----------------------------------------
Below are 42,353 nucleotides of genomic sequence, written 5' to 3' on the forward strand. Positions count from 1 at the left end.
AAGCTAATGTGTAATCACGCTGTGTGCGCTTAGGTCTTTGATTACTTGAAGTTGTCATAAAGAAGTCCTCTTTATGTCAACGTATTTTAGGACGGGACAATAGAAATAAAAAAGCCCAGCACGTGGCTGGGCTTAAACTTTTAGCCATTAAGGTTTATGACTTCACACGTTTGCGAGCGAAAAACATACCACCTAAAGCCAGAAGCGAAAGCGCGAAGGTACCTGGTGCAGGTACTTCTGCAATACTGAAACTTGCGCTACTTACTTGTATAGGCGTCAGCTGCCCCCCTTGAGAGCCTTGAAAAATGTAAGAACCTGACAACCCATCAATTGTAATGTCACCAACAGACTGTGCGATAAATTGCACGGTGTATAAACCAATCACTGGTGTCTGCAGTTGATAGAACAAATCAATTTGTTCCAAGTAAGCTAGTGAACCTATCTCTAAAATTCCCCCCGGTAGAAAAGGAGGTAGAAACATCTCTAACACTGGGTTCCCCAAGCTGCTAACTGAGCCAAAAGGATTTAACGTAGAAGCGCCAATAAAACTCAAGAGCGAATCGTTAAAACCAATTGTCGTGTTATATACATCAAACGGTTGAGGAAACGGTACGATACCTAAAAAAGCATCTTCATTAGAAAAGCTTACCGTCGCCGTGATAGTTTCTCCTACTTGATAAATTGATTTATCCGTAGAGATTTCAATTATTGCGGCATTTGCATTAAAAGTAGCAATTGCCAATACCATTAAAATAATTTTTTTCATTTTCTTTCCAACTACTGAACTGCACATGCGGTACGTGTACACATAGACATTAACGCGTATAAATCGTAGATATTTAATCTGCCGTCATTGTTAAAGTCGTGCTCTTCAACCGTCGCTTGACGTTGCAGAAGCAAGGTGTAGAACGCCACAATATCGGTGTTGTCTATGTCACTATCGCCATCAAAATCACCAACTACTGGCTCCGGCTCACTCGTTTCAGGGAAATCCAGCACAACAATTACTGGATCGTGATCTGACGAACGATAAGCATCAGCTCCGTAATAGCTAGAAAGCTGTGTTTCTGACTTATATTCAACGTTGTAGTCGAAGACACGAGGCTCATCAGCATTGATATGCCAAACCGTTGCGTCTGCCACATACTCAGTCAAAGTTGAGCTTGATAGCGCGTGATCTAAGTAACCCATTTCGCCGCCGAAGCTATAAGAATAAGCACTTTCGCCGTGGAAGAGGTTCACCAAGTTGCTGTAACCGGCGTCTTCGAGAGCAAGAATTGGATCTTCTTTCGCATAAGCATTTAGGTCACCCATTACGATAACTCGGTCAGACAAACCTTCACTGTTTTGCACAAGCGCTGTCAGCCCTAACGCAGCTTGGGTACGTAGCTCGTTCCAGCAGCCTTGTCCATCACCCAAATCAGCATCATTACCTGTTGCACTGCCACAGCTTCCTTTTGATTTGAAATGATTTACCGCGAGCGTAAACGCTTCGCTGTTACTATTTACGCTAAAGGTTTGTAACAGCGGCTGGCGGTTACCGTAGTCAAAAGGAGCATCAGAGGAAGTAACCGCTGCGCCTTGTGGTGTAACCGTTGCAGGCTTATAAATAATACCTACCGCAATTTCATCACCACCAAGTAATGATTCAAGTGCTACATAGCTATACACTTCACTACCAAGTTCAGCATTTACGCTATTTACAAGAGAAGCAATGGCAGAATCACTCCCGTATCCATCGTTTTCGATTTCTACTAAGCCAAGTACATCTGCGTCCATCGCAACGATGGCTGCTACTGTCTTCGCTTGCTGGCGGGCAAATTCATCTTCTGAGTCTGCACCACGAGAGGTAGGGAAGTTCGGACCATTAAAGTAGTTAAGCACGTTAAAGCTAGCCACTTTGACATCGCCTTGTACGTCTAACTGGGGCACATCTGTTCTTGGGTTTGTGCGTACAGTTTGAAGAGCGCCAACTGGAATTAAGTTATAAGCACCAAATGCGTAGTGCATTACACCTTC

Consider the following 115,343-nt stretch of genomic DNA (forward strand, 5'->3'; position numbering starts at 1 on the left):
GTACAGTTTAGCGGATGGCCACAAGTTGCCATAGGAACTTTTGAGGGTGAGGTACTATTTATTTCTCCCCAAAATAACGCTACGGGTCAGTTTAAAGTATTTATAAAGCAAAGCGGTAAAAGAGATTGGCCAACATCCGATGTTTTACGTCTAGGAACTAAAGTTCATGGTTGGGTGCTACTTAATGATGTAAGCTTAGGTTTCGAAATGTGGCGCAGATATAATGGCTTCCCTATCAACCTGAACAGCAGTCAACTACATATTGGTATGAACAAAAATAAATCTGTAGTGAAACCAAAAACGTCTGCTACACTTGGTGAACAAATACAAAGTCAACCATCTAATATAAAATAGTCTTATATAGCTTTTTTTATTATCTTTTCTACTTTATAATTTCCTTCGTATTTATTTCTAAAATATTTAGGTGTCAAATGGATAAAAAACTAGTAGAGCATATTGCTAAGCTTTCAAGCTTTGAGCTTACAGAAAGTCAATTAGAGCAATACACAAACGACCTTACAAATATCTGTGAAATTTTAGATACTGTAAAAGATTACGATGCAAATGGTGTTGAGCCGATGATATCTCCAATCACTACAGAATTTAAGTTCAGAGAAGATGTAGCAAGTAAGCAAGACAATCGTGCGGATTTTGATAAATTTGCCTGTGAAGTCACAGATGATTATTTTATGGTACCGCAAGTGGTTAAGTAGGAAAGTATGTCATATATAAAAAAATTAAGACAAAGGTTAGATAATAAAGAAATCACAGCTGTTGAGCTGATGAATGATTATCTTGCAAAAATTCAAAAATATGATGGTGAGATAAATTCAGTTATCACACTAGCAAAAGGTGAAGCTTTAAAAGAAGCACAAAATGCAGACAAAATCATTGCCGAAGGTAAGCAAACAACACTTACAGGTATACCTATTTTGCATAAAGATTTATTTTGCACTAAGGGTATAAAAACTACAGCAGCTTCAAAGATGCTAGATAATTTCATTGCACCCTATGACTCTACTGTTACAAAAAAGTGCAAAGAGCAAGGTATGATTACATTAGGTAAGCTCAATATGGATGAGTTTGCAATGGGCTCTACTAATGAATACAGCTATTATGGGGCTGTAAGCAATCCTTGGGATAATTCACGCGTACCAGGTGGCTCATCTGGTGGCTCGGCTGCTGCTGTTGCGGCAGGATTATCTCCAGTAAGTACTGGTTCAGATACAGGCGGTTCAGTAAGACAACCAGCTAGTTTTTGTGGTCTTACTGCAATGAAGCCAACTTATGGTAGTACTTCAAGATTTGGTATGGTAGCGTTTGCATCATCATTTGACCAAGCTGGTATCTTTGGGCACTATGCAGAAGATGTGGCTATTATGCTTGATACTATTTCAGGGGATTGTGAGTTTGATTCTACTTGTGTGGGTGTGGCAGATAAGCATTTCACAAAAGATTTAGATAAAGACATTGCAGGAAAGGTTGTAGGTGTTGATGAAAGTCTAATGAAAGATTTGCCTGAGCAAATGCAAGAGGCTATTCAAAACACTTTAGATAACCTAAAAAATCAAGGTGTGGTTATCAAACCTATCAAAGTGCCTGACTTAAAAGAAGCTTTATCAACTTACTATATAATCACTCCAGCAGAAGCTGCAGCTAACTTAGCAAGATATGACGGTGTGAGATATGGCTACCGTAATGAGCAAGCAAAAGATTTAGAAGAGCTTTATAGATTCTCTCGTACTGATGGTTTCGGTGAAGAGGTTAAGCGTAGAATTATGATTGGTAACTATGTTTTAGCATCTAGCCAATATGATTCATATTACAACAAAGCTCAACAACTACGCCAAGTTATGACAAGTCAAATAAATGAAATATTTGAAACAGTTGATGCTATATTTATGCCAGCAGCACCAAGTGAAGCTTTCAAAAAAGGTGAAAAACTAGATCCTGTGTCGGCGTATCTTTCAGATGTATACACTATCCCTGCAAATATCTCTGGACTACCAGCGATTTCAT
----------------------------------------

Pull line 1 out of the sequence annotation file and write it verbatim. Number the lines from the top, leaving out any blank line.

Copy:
Below are 42,353 nucleotides of genomic sequence, written 5' to 3' on the forward strand. Positions count from 1 at the left end.